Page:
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Re: back-bdb IDL limitations

From experiments, I didn't see a significant reduction in the population time by the removal of the transactions. The experimental data shows instead that it is the number of database operations which has more effect on the performance of the directory population.
- Jong-Hyuk

Jong Hyuk Choi
IBM Thomas J. Watson Research Center - Enterprise Linux Group
P. O. Box 218, Yorktown Heights, NY 10598
email: jongchoi@us.ibm.com
(phone) 914-945-3979    (fax) 914-945-4425   TL: 862-3979

Howard Chu <hyc@symas.com>
Sent by: owner-openldap-devel@OpenLDAP.org

03/04/2005 11:56 AM

        To:        David Boreham <david_list@boreham.org>
        cc:        openldap-devel@OpenLDAP.org
        Subject:        Re: back-bdb IDL limitations

David Boreham wrote:

>     A transaction begins and commits on a cluster boundary as well. If
>     something bad happens in the middle of slapadding, the database
>     will remain intact up to the previous cluster commit. I don't see
>     this as a limitation as long as the administrator is given the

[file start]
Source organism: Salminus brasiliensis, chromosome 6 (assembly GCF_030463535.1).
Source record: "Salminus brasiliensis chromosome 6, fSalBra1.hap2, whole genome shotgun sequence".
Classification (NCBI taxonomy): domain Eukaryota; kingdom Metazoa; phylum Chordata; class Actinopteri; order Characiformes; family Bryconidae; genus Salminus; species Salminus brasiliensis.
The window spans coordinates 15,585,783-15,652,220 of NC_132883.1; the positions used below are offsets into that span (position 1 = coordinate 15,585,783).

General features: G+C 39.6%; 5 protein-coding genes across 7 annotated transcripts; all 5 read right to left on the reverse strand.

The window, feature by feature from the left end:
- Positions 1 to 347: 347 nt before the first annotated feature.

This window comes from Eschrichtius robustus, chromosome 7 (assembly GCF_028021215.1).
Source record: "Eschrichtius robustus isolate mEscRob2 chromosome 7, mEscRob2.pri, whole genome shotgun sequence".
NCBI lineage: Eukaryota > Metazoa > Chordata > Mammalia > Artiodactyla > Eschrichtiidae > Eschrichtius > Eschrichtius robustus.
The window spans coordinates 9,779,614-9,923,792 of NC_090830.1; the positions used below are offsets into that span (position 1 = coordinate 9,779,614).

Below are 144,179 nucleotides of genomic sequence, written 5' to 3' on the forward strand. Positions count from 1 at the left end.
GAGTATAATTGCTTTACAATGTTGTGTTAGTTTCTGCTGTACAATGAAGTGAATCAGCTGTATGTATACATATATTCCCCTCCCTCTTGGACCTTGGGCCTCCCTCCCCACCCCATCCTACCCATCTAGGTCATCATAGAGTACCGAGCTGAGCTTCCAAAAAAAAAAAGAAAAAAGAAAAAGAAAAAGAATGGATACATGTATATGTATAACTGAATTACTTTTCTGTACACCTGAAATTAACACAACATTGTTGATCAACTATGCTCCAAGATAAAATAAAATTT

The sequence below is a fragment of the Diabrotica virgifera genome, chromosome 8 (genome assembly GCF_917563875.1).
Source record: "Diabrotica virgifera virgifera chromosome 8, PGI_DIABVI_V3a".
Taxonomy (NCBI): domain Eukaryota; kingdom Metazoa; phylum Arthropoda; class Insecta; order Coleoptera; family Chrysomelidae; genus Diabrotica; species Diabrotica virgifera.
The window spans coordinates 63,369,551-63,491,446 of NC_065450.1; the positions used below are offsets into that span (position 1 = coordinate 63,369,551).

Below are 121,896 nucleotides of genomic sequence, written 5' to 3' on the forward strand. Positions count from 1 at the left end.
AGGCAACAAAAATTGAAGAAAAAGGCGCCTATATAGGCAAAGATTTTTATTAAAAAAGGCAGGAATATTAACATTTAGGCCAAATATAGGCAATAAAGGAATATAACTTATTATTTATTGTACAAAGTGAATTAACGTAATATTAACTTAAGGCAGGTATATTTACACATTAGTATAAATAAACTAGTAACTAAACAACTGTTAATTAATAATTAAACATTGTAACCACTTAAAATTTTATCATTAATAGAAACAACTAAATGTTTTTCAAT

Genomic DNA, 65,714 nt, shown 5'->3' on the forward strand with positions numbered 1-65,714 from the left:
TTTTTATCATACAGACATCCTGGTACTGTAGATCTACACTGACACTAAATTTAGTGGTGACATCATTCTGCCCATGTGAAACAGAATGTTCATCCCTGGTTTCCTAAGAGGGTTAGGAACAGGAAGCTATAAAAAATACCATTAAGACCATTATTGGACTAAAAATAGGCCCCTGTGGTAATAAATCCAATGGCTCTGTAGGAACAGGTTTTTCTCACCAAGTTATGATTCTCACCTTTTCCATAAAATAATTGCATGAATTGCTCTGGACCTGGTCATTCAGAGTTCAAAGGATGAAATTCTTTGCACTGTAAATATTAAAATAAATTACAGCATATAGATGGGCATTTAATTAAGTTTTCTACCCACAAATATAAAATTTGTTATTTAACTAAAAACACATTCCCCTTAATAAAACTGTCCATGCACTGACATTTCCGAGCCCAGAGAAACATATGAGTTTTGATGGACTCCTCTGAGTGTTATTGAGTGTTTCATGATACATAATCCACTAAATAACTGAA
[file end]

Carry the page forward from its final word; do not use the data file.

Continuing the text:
>     information on the point his/her slapadd progressed to and as long
>     as the cluster size is not too large.
> I see. I missed the point that this was for slapadd. I thought you
> were descibing a mechanism that would be used for regular
> LDAP operation processing (ADD, MOD...). I don't think you
> need transactions (nor locking) in slapadd.

Agreed. The '-q' quick flag for slapadd in 2.3 turns off transactions
and locking. It makes things quite a bit more tolerable for large bulk

 -- Howard Chu
 Chief Architect, Symas Corp.       Director, Highland Sun
 http://www.symas.com               http://highlandsun.com/hyc
 Symas: Premier OpenSource Development and Support

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